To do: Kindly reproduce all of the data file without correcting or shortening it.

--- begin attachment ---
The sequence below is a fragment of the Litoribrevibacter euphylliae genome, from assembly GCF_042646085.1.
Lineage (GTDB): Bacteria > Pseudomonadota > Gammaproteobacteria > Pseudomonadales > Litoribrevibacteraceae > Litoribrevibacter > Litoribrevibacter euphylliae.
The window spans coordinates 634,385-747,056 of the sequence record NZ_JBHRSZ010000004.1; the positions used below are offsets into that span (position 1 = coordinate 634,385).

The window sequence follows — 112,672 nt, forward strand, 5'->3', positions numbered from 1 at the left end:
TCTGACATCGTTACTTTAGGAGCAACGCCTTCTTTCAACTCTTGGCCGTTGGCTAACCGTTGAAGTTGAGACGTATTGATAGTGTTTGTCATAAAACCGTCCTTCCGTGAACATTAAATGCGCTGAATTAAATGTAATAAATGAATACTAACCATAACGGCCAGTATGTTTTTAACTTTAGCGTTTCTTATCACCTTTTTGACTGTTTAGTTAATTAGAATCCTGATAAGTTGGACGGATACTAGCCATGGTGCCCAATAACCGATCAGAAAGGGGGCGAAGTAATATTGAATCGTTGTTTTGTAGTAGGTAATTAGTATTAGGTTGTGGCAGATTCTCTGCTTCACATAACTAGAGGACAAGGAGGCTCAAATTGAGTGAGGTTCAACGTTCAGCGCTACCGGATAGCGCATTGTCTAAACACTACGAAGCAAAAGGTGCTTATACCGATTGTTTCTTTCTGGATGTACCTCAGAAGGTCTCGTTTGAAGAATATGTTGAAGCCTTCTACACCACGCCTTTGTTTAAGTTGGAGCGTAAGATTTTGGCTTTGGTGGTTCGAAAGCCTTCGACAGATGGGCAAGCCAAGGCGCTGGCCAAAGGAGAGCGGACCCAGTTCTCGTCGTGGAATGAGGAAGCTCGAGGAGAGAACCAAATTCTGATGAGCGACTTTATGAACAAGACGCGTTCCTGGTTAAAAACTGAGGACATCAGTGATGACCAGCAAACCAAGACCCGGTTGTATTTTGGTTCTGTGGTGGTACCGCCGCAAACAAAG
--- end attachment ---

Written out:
The sequence below is a fragment of the Litoribrevibacter euphylliae genome, from assembly GCF_042646085.1.
Lineage (GTDB): Bacteria > Pseudomonadota > Gammaproteobacteria > Pseudomonadales > Litoribrevibacteraceae > Litoribrevibacter > Litoribrevibacter euphylliae.
The window spans coordinates 634,385-747,056 of the sequence record NZ_JBHRSZ010000004.1; the positions used below are offsets into that span (position 1 = coordinate 634,385).

The window sequence follows — 112,672 nt, forward strand, 5'->3', positions numbered from 1 at the left end:
TCTGACATCGTTACTTTAGGAGCAACGCCTTCTTTCAACTCTTGGCCGTTGGCTAACCGTTGAAGTTGAGACGTATTGATAGTGTTTGTCATAAAACCGTCCTTCCGTGAACATTAAATGCGCTGAATTAAATGTAATAAATGAATACTAACCATAACGGCCAGTATGTTTTTAACTTTAGCGTTTCTTATCACCTTTTTGACTGTTTAGTTAATTAGAATCCTGATAAGTTGGACGGATACTAGCCATGGTGCCCAATAACCGATCAGAAAGGGGGCGAAGTAATATTGAATCGTTGTTTTGTAGTAGGTAATTAGTATTAGGTTGTGGCAGATTCTCTGCTTCACATAACTAGAGGACAAGGAGGCTCAAATTGAGTGAGGTTCAACGTTCAGCGCTACCGGATAGCGCATTGTCTAAACACTACGAAGCAAAAGGTGCTTATACCGATTGTTTCTTTCTGGATGTACCTCAGAAGGTCTCGTTTGAAGAATATGTTGAAGCCTTCTACACCACGCCTTTGTTTAAGTTGGAGCGTAAGATTTTGGCTTTGGTGGTTCGAAAGCCTTCGACAGATGGGCAAGCCAAGGCGCTGGCCAAAGGAGAGCGGACCCAGTTCTCGTCGTGGAATGAGGAAGCTCGAGGAGAGAACCAAATTCTGATGAGCGACTTTATGAACAAGACGCGTTCCTGGTTAAAAACTGAGGACATCAGTGATGACCAGCAAACCAAGACCCGGTTGTATTTTGGTTCTGTGGTGGTACCGCCGCAAACAAAG